What is Linux? For many this seems like a question with an obvious answer, but the truth is there are a large number of people who would shrug their shoulders. Many have never heard of Linux (gasp!) or aren't confident in their answer.
Here at Opensource.com, we want to help answer that question in a manner that allows others pass it around and share it with the world. So, we created a new resource page which gently introduces Linux, the world's most popular open source operating system.
Armadeus has launched a Linux-equipped module that integrates a Freescale i.MX6 SoC with a Cyclone V GX FPGA, and offers SATA, CSI, DSI, and optional WiFi.
French technology firm Armadeus Systems has been selling Freescale i.MX based modules for years, including the circa-2009, i.MX27 based APF27. For the new “APF6_SP” computer-on-module, Amadeus has turned to Freescale’s Cortex-A9 i.MX6 SoC, which it had previous adopted for its APF6 COM. The feature set on the APF6_SP is very similar, with one major exception: the addition of an Altera Cyclone V GX FPGA.
The new line of Tizen 4K Samsung SUHD TVs has now officially been launched in the Philippines at an event held a few days ago. The new line-up of TVs includes the JS9500, JS9000 and JS8500 models, supporting screen sizes ranging from 55 to 88 inches. Samsung boasts that their TV technology, which uses nano-crystal semiconductors, leads in color and brightness compared to its competitors.
The folks at UK retailer Cloudsto have been offering tiny desktop computers loaded with Ubuntu Linux for a little while. But most have basically been Ubuntu versions of existing Android boxes with ARM-based processors.
Now Cloudsto is introducing a line of mini PCs with x86 processors, starting with the Cloudsto X86 Nano Mini PC. It’s available with either Windows 8.1 or Ubuntu 14.04.
One of the most puzzling questions about the history of free and open source is this: Why did Linux succeed so spectacularly, whereas similar attempts to build a free or open source, Unix-like operating system kernel met with considerably less success? I don't know the answer to that question. But I have rounded up some theories, which I'd like to lay out here.
You've always been able to run containers on a variety of operating systems: Zones on Solaris; Jails on BSD; Docker on Linux and now Windows Server; OpenVZ on Linux, and so on. As Docker in particular and containers in general explode in popularity, operating system companies are taking a different tack. They're now arguing that to make the most of containers you need a skinny operating system to go with them.
Retired pastor James Anderson, age 84, has never worked in IT or had any formal computer training, but over the past two years he has rebuilt more than a hundred IBM ThinkPad laptops and sent them to schools and nonprofits in Africa – all running Linux.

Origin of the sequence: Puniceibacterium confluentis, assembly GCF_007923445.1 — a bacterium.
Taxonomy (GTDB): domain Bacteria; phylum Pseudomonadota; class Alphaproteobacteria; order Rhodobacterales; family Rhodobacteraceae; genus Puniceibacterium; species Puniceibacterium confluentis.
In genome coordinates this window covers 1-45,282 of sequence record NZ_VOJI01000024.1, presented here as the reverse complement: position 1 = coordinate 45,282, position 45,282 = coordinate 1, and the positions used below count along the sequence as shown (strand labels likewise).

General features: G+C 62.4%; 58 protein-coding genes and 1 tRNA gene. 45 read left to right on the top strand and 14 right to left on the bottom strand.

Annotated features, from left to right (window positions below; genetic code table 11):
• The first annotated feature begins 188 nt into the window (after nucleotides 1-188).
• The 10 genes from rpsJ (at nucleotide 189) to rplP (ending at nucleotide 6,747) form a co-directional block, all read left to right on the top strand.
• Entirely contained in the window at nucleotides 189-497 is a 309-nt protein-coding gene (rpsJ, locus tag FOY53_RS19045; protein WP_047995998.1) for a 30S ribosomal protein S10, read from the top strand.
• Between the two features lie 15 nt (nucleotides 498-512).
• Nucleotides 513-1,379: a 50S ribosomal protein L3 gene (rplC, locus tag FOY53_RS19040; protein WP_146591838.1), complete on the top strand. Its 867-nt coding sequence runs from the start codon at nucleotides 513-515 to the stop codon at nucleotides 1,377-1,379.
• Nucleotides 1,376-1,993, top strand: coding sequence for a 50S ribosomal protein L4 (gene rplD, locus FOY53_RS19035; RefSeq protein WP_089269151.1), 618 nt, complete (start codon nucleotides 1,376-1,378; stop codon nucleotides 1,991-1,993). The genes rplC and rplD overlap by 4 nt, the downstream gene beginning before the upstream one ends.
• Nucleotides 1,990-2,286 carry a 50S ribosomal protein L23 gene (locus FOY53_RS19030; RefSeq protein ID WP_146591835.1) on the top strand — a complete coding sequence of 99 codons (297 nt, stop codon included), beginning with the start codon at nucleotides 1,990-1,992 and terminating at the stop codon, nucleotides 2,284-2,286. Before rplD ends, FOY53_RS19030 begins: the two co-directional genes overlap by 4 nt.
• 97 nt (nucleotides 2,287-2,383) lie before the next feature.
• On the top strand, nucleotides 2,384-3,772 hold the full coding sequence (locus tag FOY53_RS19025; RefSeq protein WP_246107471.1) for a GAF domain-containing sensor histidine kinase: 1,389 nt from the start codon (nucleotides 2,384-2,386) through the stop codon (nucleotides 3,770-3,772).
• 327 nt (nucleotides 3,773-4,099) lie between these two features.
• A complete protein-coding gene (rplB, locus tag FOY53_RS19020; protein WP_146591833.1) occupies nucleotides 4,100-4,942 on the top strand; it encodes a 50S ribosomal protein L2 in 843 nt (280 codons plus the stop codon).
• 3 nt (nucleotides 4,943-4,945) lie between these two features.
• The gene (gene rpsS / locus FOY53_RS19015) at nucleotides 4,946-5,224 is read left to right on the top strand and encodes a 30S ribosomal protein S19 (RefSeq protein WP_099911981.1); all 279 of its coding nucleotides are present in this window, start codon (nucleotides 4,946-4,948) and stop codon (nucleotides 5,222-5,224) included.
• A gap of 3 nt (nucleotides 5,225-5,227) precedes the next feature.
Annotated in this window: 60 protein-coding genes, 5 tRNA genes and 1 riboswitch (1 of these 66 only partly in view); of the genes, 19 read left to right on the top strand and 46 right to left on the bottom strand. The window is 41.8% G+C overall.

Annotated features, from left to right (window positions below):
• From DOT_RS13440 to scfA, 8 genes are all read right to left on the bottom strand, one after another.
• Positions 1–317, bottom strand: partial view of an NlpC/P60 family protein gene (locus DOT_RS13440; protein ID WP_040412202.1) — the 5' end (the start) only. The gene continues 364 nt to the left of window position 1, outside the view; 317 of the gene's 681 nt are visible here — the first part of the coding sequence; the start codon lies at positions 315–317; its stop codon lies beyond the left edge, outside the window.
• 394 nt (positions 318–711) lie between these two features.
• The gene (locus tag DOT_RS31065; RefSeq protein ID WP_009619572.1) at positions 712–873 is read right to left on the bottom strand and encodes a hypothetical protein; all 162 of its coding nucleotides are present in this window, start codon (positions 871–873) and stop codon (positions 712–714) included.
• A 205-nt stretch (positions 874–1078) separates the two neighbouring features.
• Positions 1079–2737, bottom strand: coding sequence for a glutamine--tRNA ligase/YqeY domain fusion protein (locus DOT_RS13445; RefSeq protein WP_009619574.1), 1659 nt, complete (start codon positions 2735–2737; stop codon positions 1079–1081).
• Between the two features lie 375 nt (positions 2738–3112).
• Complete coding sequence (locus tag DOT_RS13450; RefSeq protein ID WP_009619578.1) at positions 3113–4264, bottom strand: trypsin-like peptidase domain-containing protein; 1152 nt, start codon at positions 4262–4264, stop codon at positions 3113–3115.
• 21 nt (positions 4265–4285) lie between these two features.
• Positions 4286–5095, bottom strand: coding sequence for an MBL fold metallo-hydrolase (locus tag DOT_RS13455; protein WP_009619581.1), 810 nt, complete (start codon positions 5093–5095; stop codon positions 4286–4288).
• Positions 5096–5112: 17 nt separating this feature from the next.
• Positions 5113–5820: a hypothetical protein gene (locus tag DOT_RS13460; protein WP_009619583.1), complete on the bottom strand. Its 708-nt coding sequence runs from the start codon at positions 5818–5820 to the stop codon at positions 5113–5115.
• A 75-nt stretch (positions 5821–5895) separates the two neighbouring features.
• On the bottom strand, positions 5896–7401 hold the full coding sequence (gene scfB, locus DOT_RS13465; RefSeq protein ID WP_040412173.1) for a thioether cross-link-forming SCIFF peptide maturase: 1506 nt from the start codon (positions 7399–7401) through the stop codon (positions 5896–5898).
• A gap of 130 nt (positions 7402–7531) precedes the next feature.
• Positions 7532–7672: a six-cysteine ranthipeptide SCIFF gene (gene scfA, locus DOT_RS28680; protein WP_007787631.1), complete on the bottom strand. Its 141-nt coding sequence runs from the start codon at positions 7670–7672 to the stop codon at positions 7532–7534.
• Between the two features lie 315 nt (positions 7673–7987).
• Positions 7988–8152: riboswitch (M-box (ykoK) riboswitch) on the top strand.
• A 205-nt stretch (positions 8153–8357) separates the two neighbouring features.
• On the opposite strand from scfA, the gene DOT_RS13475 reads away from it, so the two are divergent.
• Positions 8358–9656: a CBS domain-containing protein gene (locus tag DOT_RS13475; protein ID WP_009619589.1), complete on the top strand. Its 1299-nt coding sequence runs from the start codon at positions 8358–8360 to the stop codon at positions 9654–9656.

For the past nine years, Anderson has volunteered at FreeGeek, a Portland, Oregon-based nonprofit that recycles and rehabilitates old computers for donation. He spends four hours every Friday testing and rebuilding the ThinkPads, which he then loads with Linux Mint 17 and sends one or two at a time to Africa via personal couriers.
Gateworks unveiled a tiny, UAV-oriented SBC that runs Linux or Android on an i.MX6 SoC, and offers HDMI in/out, USB, serial, GPIO, CAN, mini-PCIe, and more.
Like other Gateworks Ventana boards, such as the recent Ventana GW5200, the tiny “Ventana GW5510″ runs Linux or Android on a Cortex-A9-based Freescale i.MX6 SoC clocked to 800MHz, and offers a wide-range power supply and -40 to 85°C temperature support. Other Ventana-like features include a programmable pushbutton switch, as well as programmable board shut-down and wake-up for remote sensor applications.
Ultimate Boot CD, an ISO image that gathers together all the necessary tools for helping users with advanced system repair tasks and general system maintenance, reached version 5.3.4.
It is well known that the term “high performance computing” (HPC) originally describes the use of parallel processing for running advanced application programs efficiently, reliably and quickly. The term applies especially to systems that function above a teraflop or 10^12 floating-point operations per second, and is also often used as a synonym for supercomputing. Technically a supercomputer is a system that performs at or near the currently highest operational rate for computers. To increase systems performance, over time the industry has moved from uni-processor to SMP to distributed-memory clusters, and finally to multicore and manycore chips.
However, for a growing number of users and vendors, HPC today refers not to cores, cycles, or FLOPS but to discovery, efficiency, or time to market. Some years ago, IDC came up with the interpretation of HPC to High Productivity Computing, highlighting the idea that HPC provides a more effective and scalable productivity to customers, and this term fits really well for most commercial customers.